2.0.0 • Public • Published


    A tiny event emitter-based finite state machine, with promises

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    A tiny finite state machine library with asynchronous state transfers, based on an event-emitter. henderson is the promise-based version of pastafarian.

    • tiny finite state machine library, only slightly bigger than its synchronous cousin pastafarian
    • simple but powerful API
    • works without dependencies on modern browsers (see requirements)
    • well below 100 LOC, small enough to read and understand immediately


    var state = new StateMachine({
      initial : 'start',
      states  : {
        start : ['end', 'start'],
        end   : ['start']
    state.on('*', function(prev, next) {
      console.log('State changed from ' + prev + ' to ' + next);
      .on('before:start', function(prev, param) {
        console.log('Reset with param === "foo": ' + param === 'foo');
      .on('after:start', function(next) {
        console.log('Going to ' + next);
      .on('end', function(prev, param) {
        return new Promise(function(resolve) {
          setTimeout(function() {
            console.log('Now at end, 2 + 2 = ' + param);
          }, 1500);
    state.go('end', 2 + 2)
      .then(function() {
        console.log('Transition finished!');
    state.reset = state.go.bind(state, 'start');


    Right click to save or use the URLs in your script tags

    or use

    $ npm install henderson
    $ bower install henderson

    If you're using henderson in a browser environment, the constructor is attached to the StateMachine global.


    henderson is very similar in usage to pastafarian and most of the documentation in that project can be directly applied to henderson as well.

    Differences to pastafarian

    Given var fsm = new StateMachine(config),

    feature pastafarian henderson comment
    config.initial Y Y identical
    config.states Y Y identical
    config.error Y N use the error callback on the promise returned from fsm.go
    fsm.bind Y Y identical
    fsm.on Y Y identical
    fsm.unbind Y Y identical
    fsm.go Y Y returns a promise, which is resolved when all callbacks have finished
    fsm.current Y Y identical
    fsm.transitions Y Y identical
    fsm.error Y N use the error callback on the promise returned from fsm.go
    • no error handling through try/catch blocks or with a defined error handler function, use .catch on individual .go calls instead

    fsm.go(state /* ...args */) ⇒ Promise

    Transitions the state machine to state and causes any registered callbacks for this transition (including before:, after: and wildcard callbacks) to be triggered. All parameters after state are passed on to each callback along with the states involved in the transition, see the Event callback API for the exact signatures.

    fsm.go returns a promise that will be resolved when all the callbacks registered for the transition have finished. All registered functions will run in strict order, if a callback returns a promise the subsequent callback will not be run before the previous promise is resolved. If a callback returns a rejected promise, the subsequent registered functions will not be called. The statemachine may however have already transitioned to the new state, depending on which transition event the callbacks have been registered to, and state rollback should be taken care of by library users as appropriate.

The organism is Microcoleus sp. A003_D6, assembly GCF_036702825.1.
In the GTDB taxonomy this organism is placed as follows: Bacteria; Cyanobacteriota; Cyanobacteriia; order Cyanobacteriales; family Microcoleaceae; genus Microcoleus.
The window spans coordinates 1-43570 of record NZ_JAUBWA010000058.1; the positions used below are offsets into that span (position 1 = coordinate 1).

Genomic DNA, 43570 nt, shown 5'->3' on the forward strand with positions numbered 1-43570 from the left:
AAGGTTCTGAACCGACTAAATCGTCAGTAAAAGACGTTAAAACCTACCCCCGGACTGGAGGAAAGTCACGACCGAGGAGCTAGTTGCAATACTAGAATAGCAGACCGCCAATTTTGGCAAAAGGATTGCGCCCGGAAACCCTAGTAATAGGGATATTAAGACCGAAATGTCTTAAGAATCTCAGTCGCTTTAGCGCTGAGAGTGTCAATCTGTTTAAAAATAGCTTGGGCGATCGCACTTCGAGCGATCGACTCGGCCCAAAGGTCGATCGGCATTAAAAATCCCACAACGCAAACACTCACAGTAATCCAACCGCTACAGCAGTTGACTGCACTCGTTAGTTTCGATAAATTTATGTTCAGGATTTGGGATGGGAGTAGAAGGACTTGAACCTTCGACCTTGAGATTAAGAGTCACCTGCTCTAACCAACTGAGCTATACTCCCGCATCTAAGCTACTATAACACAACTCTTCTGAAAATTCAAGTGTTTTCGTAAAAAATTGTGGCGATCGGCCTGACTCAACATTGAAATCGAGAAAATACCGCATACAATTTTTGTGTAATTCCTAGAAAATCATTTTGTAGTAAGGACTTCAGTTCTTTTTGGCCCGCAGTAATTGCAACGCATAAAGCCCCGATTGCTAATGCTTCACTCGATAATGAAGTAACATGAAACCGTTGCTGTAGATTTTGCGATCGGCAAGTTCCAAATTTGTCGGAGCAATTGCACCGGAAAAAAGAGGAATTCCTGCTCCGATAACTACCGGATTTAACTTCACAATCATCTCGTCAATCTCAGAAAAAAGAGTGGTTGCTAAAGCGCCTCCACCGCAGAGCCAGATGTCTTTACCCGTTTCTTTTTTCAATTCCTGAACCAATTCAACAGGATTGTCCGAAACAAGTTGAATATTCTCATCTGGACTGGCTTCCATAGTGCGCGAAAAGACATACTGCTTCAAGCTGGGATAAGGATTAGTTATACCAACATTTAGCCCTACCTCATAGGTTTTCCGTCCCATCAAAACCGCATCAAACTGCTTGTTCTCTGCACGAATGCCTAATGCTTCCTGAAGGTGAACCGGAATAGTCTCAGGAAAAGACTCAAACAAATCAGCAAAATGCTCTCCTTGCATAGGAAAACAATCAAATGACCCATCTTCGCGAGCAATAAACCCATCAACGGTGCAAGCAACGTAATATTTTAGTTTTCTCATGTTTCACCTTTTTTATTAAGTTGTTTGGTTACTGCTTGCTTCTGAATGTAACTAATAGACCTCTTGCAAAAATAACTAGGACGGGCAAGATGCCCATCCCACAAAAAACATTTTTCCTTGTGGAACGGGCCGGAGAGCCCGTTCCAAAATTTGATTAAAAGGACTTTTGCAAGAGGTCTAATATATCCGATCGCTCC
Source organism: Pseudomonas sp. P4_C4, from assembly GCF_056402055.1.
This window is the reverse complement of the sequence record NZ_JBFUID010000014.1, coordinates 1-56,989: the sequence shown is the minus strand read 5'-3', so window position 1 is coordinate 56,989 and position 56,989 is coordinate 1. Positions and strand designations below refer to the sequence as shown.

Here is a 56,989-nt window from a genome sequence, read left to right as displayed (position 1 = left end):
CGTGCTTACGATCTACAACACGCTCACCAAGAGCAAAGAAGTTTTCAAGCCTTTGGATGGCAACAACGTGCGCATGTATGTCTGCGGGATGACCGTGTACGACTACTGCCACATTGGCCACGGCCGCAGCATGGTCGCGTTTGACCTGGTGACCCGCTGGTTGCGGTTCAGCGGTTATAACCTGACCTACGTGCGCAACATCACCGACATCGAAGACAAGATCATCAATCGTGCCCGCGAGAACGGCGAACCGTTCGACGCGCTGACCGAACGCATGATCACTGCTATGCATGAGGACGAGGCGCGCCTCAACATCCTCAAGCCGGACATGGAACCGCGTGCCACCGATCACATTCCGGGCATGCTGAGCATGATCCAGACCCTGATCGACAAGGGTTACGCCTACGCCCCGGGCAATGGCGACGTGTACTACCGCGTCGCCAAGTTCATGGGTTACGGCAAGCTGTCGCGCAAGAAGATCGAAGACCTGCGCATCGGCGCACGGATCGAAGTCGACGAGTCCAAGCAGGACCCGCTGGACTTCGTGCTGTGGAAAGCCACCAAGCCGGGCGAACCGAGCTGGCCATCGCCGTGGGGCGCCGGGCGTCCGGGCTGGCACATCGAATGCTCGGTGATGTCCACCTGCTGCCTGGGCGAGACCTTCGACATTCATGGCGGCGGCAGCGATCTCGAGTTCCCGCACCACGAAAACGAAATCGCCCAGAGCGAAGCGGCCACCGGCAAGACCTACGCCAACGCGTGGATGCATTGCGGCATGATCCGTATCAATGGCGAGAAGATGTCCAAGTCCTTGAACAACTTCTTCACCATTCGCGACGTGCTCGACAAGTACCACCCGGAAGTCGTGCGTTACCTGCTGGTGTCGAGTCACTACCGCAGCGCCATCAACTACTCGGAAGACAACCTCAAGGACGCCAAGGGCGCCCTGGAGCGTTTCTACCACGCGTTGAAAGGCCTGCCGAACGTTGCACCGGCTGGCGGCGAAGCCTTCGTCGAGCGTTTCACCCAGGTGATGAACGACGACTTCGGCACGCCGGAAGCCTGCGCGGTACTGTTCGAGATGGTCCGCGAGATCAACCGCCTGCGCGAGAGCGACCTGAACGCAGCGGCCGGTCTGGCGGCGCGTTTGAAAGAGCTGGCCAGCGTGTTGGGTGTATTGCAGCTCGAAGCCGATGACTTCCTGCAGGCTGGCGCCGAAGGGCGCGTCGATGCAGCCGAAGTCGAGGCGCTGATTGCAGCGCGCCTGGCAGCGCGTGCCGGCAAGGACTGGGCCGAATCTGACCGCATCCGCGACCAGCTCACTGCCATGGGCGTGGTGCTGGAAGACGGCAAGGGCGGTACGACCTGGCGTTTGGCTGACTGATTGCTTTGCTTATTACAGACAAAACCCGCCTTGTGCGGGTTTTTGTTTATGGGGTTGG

Error handling

    fsm.go will return a Promise, and the transition promise will reject if any of the transition callbacks either return a rejected promise or an uncaught exception is thrown. In the case that an illegal transition is attempted, the .catch error callback will be called with an IllegalTransitionException:


    henderson defines a custom exception which is generated when the transitions array of the current state doesn't contain the state (next) passed to fsm.go:

    • name : IllegalTransitionException
    • message : Transition from <current> to <next> is not allowed
    • prev : <current>
    • attempt : <next>

    The exception is generated inside the library, but in modern environments it should contain a stacktrace that allows you to track which line caused the exception.


    henderson internally uses promises and expects an implementation to be available with new Promise(function(resolve, reject) { ... }). Otherwise, an environment providing ES5-support is enough (Array.indexOf and Array.reduce are used internally).



    • #1 : fix buggy Promise chaining logic during state transitions, registered callbacks are run in strict order and the whole chain will be rejected if a callback returns a rejected promise
    • #2 : .on / .bind supports registering both a single callback function and an array of callbacks


    • initial release


    The event emitter pattern that henderson uses at its core is based on microevent.js.


    henderson is ISC licensed.


    A basic development workflow is defined using npm run scripts. Get started with

    $ git clone https://github.com/orbitbot/henderson
    $ npm install
    $ npm run develop

    Bugfixes and improvements are welcome, however, please open an Issue to discuss any larger changes beforehand, and consider if functionality can be implemented with a simple monkey-patching extension script. Useful extensions are more than welcome!


    npm i henderson

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